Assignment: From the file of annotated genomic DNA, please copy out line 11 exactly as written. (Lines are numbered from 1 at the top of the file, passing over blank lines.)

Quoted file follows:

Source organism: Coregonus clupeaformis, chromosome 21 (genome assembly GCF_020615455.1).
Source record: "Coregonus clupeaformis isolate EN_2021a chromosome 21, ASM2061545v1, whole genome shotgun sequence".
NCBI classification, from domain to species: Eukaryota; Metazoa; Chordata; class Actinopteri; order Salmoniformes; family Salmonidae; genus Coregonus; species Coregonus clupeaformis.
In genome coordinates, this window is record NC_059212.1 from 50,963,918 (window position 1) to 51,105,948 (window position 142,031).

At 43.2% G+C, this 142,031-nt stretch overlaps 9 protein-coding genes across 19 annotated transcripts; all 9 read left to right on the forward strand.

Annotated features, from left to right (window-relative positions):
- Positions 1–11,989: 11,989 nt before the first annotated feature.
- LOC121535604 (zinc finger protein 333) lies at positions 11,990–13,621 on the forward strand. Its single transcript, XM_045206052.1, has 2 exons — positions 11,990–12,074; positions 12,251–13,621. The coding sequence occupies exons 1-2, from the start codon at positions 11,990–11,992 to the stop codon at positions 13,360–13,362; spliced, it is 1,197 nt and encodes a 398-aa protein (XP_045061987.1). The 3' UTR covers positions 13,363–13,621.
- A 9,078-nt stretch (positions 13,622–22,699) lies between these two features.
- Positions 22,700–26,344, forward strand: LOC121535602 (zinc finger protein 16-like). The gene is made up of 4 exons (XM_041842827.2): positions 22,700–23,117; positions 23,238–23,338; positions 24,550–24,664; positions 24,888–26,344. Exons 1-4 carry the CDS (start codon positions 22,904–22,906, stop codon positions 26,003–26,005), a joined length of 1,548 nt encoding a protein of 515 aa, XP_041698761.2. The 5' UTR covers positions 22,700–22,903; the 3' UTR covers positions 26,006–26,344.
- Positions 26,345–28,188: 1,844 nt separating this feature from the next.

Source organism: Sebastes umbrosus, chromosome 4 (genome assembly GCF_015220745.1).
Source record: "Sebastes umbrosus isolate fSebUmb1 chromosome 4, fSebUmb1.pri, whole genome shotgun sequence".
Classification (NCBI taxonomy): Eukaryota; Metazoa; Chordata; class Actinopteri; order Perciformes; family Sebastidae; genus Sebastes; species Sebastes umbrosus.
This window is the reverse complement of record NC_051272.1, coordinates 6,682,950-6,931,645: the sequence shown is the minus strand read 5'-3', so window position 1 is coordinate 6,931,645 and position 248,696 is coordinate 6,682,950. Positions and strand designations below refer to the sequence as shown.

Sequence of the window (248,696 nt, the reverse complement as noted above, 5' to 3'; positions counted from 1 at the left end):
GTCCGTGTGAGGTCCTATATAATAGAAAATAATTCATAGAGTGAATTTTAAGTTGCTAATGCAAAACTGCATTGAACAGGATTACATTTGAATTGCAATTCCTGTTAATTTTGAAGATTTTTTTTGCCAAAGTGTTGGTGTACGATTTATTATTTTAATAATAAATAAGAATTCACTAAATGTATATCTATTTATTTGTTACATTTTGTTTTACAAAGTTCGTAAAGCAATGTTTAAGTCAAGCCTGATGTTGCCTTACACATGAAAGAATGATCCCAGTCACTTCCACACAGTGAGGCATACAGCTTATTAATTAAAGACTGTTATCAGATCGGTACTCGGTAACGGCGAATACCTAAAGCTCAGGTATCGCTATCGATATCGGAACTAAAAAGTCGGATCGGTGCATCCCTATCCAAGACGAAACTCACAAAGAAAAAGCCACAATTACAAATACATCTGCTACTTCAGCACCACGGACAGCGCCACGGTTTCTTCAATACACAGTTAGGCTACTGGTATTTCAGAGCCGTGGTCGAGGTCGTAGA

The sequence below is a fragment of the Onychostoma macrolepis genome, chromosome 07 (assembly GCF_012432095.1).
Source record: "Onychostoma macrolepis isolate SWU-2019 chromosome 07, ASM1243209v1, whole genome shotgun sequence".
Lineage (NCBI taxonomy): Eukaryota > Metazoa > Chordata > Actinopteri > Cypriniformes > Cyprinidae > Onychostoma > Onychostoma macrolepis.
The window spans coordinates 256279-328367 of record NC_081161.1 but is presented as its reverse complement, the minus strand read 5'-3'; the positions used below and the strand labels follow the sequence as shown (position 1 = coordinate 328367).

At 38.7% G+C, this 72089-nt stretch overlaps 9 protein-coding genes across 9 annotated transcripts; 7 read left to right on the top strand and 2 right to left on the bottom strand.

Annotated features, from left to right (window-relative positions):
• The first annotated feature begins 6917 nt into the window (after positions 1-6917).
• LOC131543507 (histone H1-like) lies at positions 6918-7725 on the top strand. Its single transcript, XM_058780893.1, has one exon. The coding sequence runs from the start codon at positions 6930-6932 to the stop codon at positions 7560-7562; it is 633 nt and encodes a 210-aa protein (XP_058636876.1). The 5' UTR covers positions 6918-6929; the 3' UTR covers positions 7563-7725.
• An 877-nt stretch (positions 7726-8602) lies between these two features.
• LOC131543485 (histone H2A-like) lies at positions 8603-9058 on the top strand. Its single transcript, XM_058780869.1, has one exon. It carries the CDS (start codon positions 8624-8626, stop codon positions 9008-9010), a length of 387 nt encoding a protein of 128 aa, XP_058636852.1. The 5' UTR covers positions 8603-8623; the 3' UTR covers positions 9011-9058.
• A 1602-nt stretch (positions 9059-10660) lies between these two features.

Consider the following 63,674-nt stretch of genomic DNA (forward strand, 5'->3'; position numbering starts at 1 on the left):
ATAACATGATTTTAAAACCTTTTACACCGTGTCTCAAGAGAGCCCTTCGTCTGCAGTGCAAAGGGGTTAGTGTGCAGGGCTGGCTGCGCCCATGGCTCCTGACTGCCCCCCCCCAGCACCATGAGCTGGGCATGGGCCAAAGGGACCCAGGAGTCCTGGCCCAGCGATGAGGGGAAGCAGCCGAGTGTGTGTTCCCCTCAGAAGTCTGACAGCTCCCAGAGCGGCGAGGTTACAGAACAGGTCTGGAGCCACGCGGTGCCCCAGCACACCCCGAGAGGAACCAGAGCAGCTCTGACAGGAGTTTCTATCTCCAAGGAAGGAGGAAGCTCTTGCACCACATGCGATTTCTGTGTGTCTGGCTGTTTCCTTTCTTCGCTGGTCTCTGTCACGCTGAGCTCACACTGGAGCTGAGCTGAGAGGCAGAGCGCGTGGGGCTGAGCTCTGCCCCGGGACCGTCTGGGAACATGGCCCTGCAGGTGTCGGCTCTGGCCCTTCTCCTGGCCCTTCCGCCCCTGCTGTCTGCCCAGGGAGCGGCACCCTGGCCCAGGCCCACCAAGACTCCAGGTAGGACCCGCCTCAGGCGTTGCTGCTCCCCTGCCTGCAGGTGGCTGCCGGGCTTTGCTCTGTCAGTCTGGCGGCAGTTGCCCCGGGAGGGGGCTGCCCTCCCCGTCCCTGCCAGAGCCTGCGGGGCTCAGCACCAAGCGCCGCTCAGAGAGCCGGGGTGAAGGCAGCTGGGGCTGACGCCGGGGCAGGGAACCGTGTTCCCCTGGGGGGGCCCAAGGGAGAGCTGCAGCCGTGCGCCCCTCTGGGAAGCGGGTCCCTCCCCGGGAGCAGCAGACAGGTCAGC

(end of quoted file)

- Positions 26,345–28,188: 1,844 nt separating this feature from the next.